As the Sundance Film Festival wraps, two films are the prevailing standouts — The Surrogate and Beasts Of The Southern Wild. But Red Lights and Filly Brown have been the titles consistently coming up short along with Lay The Favorite. Sundance founder Robert Redford warned attendees on Day One to explore the fest’s various nooks and crannies before guessing which films would be hits or misses. Here’s my reporting:
The Surrogate, directed by Ben Lewin
This film is the obvious commercial hit and awards contender coming out of Sundance this year and it already caught a $6 million acquisition deal as Deadline reported Monday. This film proves that there are still films that arrive with little fanfare and then break out. Starring Helen Hunt (in a terrific performance) and John Hawkes and William H. Macy, pic centers on a man who is confined to an iron lung and at age 38 makes it a goal to lose his virginity. All the buzz bodes well for Lewin who proves that reinventing yourself is possible at any age. Born in 1946, Lewin has a bevy of TV writing and directing credits with a sprinkling of features like Georgiawhich received two AFI Award nominations way back in 1989.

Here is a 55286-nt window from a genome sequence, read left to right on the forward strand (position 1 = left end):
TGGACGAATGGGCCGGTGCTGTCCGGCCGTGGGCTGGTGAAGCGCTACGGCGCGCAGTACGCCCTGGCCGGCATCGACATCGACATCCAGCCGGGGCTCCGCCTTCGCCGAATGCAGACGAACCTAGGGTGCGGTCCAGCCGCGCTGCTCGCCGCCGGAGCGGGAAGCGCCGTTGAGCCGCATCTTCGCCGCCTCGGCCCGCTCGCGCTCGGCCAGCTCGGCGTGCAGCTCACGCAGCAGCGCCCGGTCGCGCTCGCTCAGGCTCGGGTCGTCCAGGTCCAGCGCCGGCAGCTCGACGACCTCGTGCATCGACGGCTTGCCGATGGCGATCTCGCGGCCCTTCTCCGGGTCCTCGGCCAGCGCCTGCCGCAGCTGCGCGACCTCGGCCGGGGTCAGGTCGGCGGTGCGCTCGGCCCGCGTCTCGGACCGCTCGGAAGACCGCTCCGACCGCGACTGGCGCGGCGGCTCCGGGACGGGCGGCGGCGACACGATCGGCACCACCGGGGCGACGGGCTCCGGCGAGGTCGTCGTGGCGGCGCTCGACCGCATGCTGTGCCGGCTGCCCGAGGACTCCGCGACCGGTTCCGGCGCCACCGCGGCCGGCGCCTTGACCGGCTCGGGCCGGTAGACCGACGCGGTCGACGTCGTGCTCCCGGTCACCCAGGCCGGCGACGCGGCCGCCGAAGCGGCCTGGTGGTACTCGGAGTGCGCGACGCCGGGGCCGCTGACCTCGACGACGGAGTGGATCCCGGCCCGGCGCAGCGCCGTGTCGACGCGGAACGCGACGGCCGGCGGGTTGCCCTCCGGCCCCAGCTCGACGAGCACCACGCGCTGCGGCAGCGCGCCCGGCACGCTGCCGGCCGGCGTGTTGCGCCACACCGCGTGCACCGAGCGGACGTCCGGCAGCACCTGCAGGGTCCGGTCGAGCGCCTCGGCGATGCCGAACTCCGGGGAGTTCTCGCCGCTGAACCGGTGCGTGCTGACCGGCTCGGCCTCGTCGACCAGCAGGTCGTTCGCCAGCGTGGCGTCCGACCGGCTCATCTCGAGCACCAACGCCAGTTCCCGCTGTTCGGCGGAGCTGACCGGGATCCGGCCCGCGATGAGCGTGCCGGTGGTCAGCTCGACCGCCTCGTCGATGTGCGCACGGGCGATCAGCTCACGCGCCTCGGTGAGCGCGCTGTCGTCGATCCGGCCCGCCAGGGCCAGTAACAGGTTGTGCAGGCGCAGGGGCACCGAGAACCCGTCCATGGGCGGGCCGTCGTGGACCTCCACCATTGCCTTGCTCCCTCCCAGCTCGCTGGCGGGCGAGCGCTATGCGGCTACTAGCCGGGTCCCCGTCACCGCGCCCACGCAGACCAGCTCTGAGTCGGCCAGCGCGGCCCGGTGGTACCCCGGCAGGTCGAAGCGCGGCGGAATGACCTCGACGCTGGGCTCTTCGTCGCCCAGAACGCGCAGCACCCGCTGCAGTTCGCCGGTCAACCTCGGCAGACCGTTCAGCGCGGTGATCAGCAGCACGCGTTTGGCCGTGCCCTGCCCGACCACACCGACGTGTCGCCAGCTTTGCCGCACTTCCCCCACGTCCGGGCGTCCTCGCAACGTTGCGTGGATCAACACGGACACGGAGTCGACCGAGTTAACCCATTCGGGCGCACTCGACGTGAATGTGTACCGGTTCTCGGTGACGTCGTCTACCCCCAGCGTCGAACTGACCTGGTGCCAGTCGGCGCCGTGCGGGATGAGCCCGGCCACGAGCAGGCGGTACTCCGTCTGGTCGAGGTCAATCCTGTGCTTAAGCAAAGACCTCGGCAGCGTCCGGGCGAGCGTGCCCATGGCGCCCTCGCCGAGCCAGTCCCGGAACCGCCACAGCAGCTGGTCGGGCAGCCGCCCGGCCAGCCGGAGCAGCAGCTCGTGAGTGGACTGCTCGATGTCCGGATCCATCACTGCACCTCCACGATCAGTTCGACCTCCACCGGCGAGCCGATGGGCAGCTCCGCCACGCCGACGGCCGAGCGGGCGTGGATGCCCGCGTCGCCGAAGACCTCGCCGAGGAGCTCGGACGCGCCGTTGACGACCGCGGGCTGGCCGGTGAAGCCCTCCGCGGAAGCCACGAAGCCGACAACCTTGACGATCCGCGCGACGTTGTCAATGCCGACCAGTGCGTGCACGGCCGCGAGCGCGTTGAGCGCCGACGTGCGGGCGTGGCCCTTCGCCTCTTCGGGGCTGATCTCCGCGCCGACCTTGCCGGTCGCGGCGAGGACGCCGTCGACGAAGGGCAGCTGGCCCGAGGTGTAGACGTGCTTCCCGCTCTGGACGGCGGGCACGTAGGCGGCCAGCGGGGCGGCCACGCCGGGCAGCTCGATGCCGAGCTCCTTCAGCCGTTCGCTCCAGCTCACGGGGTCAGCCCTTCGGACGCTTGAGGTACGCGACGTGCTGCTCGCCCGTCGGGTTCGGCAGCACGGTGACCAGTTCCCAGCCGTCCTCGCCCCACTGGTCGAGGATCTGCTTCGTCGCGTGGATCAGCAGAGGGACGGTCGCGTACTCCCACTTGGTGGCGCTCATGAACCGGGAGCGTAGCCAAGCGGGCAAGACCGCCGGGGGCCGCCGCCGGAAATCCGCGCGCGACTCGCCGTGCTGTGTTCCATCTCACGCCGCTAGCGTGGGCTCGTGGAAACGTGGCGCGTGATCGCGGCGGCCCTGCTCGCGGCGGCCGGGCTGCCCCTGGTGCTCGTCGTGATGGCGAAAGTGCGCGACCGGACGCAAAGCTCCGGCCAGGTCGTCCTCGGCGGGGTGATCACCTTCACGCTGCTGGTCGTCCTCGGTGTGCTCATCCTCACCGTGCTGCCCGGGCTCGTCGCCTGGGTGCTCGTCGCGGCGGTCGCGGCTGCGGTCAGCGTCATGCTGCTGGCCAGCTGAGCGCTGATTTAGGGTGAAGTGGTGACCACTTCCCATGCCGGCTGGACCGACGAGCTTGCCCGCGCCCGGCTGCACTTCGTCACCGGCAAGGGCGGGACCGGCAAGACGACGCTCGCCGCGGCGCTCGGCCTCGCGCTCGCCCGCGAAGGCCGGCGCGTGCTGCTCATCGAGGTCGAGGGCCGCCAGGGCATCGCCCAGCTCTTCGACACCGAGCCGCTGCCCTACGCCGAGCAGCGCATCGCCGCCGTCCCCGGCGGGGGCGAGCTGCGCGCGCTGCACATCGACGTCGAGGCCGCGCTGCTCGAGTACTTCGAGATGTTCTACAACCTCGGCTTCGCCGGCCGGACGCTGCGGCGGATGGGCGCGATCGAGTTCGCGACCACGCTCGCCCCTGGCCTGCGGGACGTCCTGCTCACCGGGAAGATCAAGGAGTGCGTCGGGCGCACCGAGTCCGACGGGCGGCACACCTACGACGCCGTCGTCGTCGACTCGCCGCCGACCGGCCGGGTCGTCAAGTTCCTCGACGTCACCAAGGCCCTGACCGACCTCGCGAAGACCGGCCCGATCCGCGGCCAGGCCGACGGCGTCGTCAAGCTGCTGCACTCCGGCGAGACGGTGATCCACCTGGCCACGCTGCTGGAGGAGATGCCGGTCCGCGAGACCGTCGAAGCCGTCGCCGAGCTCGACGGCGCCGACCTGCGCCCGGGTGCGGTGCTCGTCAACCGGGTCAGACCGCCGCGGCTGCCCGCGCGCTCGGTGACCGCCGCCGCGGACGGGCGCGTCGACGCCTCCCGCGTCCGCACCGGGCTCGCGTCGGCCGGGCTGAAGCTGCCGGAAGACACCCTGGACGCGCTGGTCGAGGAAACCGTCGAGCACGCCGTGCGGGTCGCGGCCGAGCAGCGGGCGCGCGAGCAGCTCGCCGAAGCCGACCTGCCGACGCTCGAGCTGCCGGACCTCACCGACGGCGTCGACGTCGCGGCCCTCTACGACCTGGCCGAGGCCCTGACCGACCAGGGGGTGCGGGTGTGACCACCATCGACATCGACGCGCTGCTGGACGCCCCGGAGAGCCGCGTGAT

Beasts Of The Southern Wild directed by Benh Zeitlin
This is the fest’s artistic smash to date. The filmmakers had the “dream” Sundance premiere at the Eccles Theatre complete with a standing ovation and immediate buzz at hobnobbing events. Instantly speculation began about who would snag the film populated by unknown actors. Fox Searchlight did. This is the first film by co-writer/director Benh Zeitlin and the team behind Court 13. “Court 13 is an ethos we have on approaching a story and production,” Zeitlin told me. “The arc is made through homemade objects, actors that are non-professional, and a crew that is chosen for their courage and art rather than pure skill.”
Your Sister’s Sister directed by Lynn Shelton
This film about grief had its U.S. debut at Sundance after a Toronto fest premiere initiated buzz. Sundance’s comparatively smaller lineup is giving the film some breathing room and good word of mouth for performances by Emily Blunt, Rosemarie DeWitt, Mark Duplass, and Mike Birbiglia. The film follows Jack who is grieving over his bother’s loss and heads to his father’s cabin unaware that a woman is already staying there with similar circumstances.